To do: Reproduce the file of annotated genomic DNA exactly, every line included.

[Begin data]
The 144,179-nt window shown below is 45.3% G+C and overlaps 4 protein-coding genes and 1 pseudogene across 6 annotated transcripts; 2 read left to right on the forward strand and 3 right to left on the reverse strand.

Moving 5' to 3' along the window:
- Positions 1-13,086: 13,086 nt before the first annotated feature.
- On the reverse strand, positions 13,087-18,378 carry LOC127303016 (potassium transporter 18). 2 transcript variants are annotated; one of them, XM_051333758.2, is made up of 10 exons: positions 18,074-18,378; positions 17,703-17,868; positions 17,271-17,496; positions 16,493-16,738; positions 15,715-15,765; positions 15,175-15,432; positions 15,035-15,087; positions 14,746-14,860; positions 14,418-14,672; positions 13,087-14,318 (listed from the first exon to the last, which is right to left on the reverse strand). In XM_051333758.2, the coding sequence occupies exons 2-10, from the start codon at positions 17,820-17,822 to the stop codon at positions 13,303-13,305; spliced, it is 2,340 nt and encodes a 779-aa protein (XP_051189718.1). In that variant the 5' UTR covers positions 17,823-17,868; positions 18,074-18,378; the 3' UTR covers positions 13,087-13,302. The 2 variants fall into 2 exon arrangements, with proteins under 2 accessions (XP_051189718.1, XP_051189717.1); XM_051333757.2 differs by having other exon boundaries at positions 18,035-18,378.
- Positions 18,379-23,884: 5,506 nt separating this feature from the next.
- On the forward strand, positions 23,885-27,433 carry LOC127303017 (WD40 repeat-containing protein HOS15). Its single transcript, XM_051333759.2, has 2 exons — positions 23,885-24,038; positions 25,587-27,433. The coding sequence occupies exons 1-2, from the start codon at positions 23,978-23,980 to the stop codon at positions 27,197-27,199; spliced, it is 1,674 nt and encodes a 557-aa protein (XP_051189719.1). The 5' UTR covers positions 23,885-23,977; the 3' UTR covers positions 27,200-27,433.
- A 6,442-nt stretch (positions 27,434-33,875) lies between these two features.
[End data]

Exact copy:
The 144,179-nt window shown below is 45.3% G+C and overlaps 4 protein-coding genes and 1 pseudogene across 6 annotated transcripts; 2 read left to right on the forward strand and 3 right to left on the reverse strand.

Moving 5' to 3' along the window:
- Positions 1-13,086: 13,086 nt before the first annotated feature.
- On the reverse strand, positions 13,087-18,378 carry LOC127303016 (potassium transporter 18). 2 transcript variants are annotated; one of them, XM_051333758.2, is made up of 10 exons: positions 18,074-18,378; positions 17,703-17,868; positions 17,271-17,496; positions 16,493-16,738; positions 15,715-15,765; positions 15,175-15,432; positions 15,035-15,087; positions 14,746-14,860; positions 14,418-14,672; positions 13,087-14,318 (listed from the first exon to the last, which is right to left on the reverse strand). In XM_051333758.2, the coding sequence occupies exons 2-10, from the start codon at positions 17,820-17,822 to the stop codon at positions 13,303-13,305; spliced, it is 2,340 nt and encodes a 779-aa protein (XP_051189718.1). In that variant the 5' UTR covers positions 17,823-17,868; positions 18,074-18,378; the 3' UTR covers positions 13,087-13,302. The 2 variants fall into 2 exon arrangements, with proteins under 2 accessions (XP_051189718.1, XP_051189717.1); XM_051333757.2 differs by having other exon boundaries at positions 18,035-18,378.
- Positions 18,379-23,884: 5,506 nt separating this feature from the next.
- On the forward strand, positions 23,885-27,433 carry LOC127303017 (WD40 repeat-containing protein HOS15). Its single transcript, XM_051333759.2, has 2 exons — positions 23,885-24,038; positions 25,587-27,433. The coding sequence occupies exons 1-2, from the start codon at positions 23,978-23,980 to the stop codon at positions 27,197-27,199; spliced, it is 1,674 nt and encodes a 557-aa protein (XP_051189719.1). The 5' UTR covers positions 23,885-23,977; the 3' UTR covers positions 27,200-27,433.
- A 6,442-nt stretch (positions 27,434-33,875) lies between these two features.